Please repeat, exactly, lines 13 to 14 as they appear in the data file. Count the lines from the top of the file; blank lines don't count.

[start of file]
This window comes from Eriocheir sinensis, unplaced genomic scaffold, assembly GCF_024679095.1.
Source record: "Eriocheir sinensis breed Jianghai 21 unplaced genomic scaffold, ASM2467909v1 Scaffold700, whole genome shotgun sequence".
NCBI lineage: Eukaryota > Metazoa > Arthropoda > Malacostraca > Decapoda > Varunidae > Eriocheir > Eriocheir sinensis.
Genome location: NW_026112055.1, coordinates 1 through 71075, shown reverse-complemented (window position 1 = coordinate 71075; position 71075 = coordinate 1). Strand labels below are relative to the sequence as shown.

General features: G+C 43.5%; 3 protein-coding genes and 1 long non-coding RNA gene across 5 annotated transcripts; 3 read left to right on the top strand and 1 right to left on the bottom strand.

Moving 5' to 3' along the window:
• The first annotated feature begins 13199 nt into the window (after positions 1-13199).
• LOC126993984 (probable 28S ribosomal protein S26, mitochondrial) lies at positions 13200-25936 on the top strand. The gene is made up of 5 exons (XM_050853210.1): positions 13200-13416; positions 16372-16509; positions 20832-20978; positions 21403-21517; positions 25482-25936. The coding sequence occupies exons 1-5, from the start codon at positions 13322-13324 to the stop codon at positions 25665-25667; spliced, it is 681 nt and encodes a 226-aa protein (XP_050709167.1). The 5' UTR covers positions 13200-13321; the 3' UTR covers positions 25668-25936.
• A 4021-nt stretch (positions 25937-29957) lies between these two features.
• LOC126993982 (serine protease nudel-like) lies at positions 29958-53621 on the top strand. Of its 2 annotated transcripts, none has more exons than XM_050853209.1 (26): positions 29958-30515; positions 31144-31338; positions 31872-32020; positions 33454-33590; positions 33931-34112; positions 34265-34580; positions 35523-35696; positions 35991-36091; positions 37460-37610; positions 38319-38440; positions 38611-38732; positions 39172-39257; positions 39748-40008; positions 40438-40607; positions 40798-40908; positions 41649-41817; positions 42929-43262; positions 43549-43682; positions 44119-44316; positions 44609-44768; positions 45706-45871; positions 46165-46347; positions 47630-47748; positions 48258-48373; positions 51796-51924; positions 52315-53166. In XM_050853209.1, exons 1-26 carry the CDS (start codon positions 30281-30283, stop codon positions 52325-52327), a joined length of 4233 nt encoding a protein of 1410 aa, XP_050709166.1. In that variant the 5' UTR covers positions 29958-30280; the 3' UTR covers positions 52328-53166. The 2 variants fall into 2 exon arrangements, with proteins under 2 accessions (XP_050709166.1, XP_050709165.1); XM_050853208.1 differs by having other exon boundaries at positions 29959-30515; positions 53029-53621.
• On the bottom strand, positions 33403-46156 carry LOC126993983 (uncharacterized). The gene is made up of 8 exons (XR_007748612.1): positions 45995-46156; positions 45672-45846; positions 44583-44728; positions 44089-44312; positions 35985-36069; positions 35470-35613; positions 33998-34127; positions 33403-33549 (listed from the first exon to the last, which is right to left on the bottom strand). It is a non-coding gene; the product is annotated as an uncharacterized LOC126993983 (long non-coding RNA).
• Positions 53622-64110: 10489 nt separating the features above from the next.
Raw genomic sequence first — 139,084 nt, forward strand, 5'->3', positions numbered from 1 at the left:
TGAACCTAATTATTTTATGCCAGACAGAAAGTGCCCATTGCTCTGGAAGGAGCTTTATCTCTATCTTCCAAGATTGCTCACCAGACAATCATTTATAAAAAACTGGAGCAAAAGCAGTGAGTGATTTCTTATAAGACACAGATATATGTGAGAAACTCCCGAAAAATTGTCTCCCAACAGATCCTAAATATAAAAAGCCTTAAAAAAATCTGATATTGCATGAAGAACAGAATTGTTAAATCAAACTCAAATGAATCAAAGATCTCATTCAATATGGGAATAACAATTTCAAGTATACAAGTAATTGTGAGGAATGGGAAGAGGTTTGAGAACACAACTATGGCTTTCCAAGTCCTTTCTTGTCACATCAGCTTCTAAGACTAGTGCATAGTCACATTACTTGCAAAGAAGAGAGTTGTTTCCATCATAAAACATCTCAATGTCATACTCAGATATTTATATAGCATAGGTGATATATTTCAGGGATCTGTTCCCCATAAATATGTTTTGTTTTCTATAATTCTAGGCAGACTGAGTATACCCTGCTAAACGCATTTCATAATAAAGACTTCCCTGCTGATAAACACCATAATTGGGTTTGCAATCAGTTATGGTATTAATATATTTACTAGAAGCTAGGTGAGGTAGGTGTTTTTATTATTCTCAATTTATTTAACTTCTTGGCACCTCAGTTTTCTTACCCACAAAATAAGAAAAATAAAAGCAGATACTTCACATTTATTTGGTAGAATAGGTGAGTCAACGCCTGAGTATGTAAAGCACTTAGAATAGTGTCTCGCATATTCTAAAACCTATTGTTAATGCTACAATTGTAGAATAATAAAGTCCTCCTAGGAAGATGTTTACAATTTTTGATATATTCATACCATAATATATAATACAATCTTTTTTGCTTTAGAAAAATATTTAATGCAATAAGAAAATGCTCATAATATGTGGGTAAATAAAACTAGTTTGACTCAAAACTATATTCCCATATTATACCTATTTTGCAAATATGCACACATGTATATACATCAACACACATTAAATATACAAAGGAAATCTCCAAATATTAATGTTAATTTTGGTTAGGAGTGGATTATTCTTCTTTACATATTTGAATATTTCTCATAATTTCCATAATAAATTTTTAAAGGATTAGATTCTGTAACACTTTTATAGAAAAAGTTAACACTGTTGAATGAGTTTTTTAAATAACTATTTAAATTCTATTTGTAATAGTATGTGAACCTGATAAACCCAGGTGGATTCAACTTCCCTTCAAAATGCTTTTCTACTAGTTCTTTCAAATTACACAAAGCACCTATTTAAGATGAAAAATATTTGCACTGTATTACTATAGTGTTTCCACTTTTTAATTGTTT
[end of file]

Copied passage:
Raw genomic sequence first — 139,084 nt, forward strand, 5'->3', positions numbered from 1 at the left:
TGAACCTAATTATTTTATGCCAGACAGAAAGTGCCCATTGCTCTGGAAGGAGCTTTATCTCTATCTTCCAAGATTGCTCACCAGACAATCATTTATAAAAAACTGGAGCAAAAGCAGTGAGTGATTTCTTATAAGACACAGATATATGTGAGAAACTCCCGAAAAATTGTCTCCCAACAGATCCTAAATATAAAAAGCCTTAAAAAAATCTGATATTGCATGAAGAACAGAATTGTTAAATCAAACTCAAATGAATCAAAGATCTCATTCAATATGGGAATAACAATTTCAAGTATACAAGTAATTGTGAGGAATGGGAAGAGGTTTGAGAACACAACTATGGCTTTCCAAGTCCTTTCTTGTCACATCAGCTTCTAAGACTAGTGCATAGTCACATTACTTGCAAAGAAGAGAGTTGTTTCCATCATAAAACATCTCAATGTCATACTCAGATATTTATATAGCATAGGTGATATATTTCAGGGATCTGTTCCCCATAAATATGTTTTGTTTTCTATAATTCTAGGCAGACTGAGTATACCCTGCTAAACGCATTTCATAATAAAGACTTCCCTGCTGATAAACACCATAATTGGGTTTGCAATCAGTTATGGTATTAATATATTTACTAGAAGCTAGGTGAGGTAGGTGTTTTTATTATTCTCAATTTATTTAACTTCTTGGCACCTCAGTTTTCTTACCCACAAAATAAGAAAAATAAAAGCAGATACTTCACATTTATTTGGTAGAATAGGTGAGTCAACGCCTGAGTATGTAAAGCACTTAGAATAGTGTCTCGCATATTCTAAAACCTATTGTTAATGCTACAATTGTAGAATAATAAAGTCCTCCTAGGAAGATGTTTACAATTTTTGATATATTCATACCATAATATATAATACAATCTTTTTTGCTTTAGAAAAATATTTAATGCAATAAGAAAATGCTCATAATATGTGGGTAAATAAAACTAGTTTGACTCAAAACTATATTCCCATATTATACCTATTTTGCAAATATGCACACATGTATATACATCAACACACATTAAATATACAAAGGAAATCTCCAAATATTAATGTTAATTTTGGTTAGGAGTGGATTATTCTTCTTTACATATTTGAATATTTCTCATAATTTCCATAATAAATTTTTAAAGGATTAGATTCTGTAACACTTTTATAGAAAAAGTTAACACTGTTGAATGAGTTTTTTAAATAACTATTTAAATTCTATTTGTAATAGTATGTGAACCTGATAAACCCAGGTGGATTCAACTTCCCTTCAAAATGCTTTTCTACTAGTTCTTTCAAATTACACAAAGCACCTATTTAAGATGAAAAATATTTGCACTGTATTACTATAGTGTTTCCACTTTTTAATTGTTT